I wrote about Jonathan Drouin earlier today in a post that had Nathan MacKinnon in the title role, but that kind of cross-pollination certainly isn't anything new for these two. Drouin and MacKinnon started the year as teammates in Halifax, played together in the World Junior Championships, and then dueled each other at the top of the draft rankings while helping Halifax to the Memorial Cup. But is the fact that these two players played so much together a concern? Fortunately (or unfortunately if small samples make you want to pull your hair out), from 1983 through 2010 there have been eight occasions when CHL forward teammates have both been chosen in the top ten:
There are some rather obvious disappointments in the group, but that would probably be true with any random sampling of sixteen top-ten picks. The real question is whether or not this group's offense translates less well to the NHL in some kind of systematic way. With such a small sample, the pattern would need to be pretty consistent in order to hold much value, but let's take a look anyway. One way to examine the question is by comparing what percentage of CHL offense translates into NHL offense for top-ten picks in general to the percentage that translates for the sixteen players in the chart above.
If we look at the drafts from 1983 to 2010, there are 123 players in total (excluding Brett Connolly and Brett Lindros who barely played in their draft year). After considering any player who played in less than 50 career NHL games to have a career PPG of zero, the median percentage of offense that translated (unadjusted draft year PPG in the CHL to unadjusted career PPG in the NHL) among those 123 players was 34.9%. Here's how our group of sixteen compares:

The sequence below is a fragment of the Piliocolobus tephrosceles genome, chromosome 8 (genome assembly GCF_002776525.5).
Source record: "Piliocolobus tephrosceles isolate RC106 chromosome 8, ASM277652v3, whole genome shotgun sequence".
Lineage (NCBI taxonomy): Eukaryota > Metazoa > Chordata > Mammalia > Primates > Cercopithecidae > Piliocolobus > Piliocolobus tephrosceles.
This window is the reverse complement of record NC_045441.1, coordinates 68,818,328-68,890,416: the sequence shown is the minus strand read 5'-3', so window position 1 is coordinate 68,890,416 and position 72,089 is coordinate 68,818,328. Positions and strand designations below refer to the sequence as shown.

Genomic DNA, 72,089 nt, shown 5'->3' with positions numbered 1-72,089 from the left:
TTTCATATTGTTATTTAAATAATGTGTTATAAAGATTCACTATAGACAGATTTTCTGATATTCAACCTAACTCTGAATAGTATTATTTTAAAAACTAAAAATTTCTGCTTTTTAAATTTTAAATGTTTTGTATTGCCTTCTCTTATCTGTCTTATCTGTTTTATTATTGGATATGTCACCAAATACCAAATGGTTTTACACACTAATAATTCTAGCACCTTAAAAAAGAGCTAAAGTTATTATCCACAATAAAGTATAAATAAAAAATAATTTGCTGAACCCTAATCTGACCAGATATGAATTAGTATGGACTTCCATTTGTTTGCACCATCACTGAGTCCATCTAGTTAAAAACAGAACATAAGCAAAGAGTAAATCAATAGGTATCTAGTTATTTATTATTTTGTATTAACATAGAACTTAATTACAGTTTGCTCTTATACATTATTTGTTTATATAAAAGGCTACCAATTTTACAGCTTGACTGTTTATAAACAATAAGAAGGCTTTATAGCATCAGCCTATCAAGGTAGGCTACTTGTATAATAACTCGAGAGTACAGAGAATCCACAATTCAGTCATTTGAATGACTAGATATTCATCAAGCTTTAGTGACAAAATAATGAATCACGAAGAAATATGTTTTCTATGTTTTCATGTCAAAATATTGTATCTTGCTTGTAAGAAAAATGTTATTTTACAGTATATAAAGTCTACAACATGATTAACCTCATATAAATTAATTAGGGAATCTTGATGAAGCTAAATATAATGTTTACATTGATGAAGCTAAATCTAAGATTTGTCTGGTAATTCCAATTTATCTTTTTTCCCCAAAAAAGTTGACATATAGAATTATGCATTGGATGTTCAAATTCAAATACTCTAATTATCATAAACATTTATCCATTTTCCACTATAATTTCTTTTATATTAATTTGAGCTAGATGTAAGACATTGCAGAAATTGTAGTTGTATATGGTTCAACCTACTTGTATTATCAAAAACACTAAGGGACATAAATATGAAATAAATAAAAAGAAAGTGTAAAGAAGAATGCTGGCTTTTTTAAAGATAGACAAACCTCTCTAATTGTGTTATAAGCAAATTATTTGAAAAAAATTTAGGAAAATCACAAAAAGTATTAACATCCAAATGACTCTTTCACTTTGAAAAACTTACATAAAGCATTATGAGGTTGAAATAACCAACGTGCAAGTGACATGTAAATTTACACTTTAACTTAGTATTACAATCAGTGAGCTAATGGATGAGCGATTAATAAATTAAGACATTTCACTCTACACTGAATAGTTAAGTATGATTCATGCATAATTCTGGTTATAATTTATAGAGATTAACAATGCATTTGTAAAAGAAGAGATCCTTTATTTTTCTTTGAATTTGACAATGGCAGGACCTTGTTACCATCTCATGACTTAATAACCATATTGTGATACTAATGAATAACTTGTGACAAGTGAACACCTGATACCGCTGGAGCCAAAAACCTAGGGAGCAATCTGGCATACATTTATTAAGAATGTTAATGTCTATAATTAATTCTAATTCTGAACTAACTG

So that's a clear majority below the median and no one inside the top twenty. And yet... there are some fantastic players in the group, and some younger players like Schenn, Johansen, and Niederreiter who could easily push their way up this chart. To me it's suggestive, but far from conclusive. It would be the kind of thing that might scare me off Drouin if he was scoring at a slower pace. As it turns out, even if Drouin is only able to bring 30% of his offense to the NHL, that still works out to 0.64 points per game over his career. That would clearly be disappointing for a player chosen with one of the first three picks, but it's still pretty useful.
And the best case scenario? Let's look at Drouin's comparables. In this case, a comparable player was someone who played his draft year in the CHL, had an adjusted goals per game rate between 0.71 and 0.87 and adjusted points per game rate between 1.89 and 2.31 (90% to 110% of Drouin's production), and was selected with one of the draft's first eight selections. These were the results:
Not many players score like Drouin, and those who did tended to become stars. Any team drafting Drouin would no doubt be thrilled to see that trend continue.
Next up tomorrow morning: Aleksander Barkov